Ohanaeze Ndigbo Passes Vote of Confidence on Nnia Nwodo
By Chigozie Nnamdi-Igwe
9th May 9, 2018
National Executive Council, NEC, of the apex Igbo socio-cultural organisation, Ohanaeze Ndigbo, yesterday, passed a vote of confidence on its President-General, Chief Nnia Nwodo.
At an emergency meeting in Enugu, the NEC said that Chief Nwodo was not only transparent in his leadership of the body but also articulate and vocal in his pursuit of fairness and equity for Ndigbo in the country.
According to a statement signed by Nwodo’s Special Assistant on Media and Publicity, Emeka Attamah, the members also, “condemned in its entirety the recent bomb attack on Chief Nwodo which they said was cowardly and unwarranted, wondering why anybody would want to harm Chief Nwodo whom they said was working assiduously to restore Ndigbo to their rightful place in Nigeria. They urged the President General not to be deterred by the attack on him but to continue to be focused in his leadership of Ndigbo,” adding that posterity would give him a deserving place in the annals of Ndigbo history.
Representatives of Ohanaeze in Abuja led by retired General Collins Ihekire, who stormed the NEC with goodwill and solidarity message to Chief Nwodo, pledged to always contribute their quota to the upliftment of the parent body.
Responding, Chief Nwodo stated that he was humbled by the encomiums poured on him and assured them that he would never abdicate the role given to him by the entire Igbo.
According to Attamah. “the President General decried the proliferation of Igbo traditional rulers in Abuja and other major cities where Ndigbo reside as nauseating and embarrassing to Ndigbo.’’
He called on Ohanaeze in Abuja to set up an organ that would regulate the emergence of Igbo Ezes in Abuja as well as undertake the enumeration of Ndigbo in Abuja.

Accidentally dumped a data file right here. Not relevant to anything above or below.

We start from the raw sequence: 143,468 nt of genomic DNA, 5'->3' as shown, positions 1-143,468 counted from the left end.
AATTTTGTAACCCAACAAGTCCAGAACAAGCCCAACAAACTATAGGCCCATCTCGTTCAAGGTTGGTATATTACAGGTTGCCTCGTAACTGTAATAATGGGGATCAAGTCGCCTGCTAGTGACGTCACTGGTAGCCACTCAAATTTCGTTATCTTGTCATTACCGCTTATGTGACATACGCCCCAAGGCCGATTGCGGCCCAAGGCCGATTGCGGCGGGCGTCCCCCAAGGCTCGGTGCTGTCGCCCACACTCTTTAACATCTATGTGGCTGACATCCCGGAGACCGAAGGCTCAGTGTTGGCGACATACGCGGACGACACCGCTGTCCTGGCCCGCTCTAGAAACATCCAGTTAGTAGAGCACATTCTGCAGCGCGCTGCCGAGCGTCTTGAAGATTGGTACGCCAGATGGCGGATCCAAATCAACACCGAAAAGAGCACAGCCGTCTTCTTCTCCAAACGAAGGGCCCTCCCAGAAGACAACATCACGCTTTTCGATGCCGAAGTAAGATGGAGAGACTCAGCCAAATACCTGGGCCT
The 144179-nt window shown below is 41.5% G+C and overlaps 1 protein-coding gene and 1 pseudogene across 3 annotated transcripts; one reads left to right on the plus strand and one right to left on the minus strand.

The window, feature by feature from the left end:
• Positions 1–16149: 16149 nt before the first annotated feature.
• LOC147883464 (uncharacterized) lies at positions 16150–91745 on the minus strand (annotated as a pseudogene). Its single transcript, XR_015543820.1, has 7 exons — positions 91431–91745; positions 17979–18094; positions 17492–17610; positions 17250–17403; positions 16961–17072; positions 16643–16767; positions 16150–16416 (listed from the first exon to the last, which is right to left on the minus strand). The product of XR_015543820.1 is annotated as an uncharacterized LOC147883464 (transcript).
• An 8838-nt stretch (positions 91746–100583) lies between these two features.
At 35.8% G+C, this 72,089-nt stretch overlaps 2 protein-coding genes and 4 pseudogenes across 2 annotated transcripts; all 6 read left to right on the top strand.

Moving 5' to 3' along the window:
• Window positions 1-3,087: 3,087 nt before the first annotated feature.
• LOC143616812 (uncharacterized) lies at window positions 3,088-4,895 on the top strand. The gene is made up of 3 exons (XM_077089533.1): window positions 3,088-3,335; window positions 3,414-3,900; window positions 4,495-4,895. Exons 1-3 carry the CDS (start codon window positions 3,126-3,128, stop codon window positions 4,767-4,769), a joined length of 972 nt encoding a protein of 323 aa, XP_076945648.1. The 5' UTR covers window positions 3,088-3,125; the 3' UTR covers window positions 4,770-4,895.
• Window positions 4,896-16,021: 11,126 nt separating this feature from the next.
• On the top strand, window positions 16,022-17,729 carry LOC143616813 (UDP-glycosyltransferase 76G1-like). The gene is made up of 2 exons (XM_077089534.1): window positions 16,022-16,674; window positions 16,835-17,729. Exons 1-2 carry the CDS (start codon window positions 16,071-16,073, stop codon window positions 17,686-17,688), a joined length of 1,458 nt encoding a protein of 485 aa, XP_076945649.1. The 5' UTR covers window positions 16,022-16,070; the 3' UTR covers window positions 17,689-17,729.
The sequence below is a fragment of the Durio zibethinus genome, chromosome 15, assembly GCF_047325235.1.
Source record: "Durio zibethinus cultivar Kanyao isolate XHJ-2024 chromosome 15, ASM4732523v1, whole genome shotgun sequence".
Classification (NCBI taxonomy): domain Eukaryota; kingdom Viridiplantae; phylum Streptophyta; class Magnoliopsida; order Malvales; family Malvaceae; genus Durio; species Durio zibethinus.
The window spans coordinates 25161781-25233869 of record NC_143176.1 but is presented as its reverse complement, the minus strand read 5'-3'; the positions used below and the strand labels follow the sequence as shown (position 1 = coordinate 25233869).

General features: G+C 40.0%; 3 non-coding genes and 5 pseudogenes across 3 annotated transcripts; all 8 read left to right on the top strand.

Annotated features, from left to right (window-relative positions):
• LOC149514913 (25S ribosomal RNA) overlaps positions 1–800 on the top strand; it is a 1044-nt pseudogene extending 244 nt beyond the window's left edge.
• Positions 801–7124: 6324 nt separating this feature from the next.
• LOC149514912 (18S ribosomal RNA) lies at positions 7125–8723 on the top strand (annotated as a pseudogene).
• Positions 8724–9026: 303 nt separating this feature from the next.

In Lagos, Nwodo, who was represented by Chief Guy Ikokwu, at the launching of a book: Shadows of Biafra, called on Nigerians to allow younger generation to move the country forward in this era of digital age.
Noting that the country has lost 50 years of rapid development, he said that today’s political formation needs collective efforts, a coalition of parties, and a collection of those with similar national ideology and manifesto because ‘“from 1970 to 2018 Nigeria has not recovered its democratic norms and the governance system had militantly deteriorated to a unitary despotic system wasting nearly 50 years of our common heritage.’’
Reviewing the book, Tochukwu Ezukanma noted that Shadows of Biafra traced the political history of Nigeria from the pre-colonial political and cultural organisations of Nigerian ethnic groups to the daunting and complex problems buffeting present day Nigeria, and “sheds new light on different areas of Nigerian history, and brings new insights and added details to aspects of the 1966 coups and the civil war.’’
Speaking about the motivation behind the book, Uchenna Nwankwo who has seven books to his name, said there was heightened battle for the soul of Nigeria going on today and the future of the country hangs on the outcome of the battle.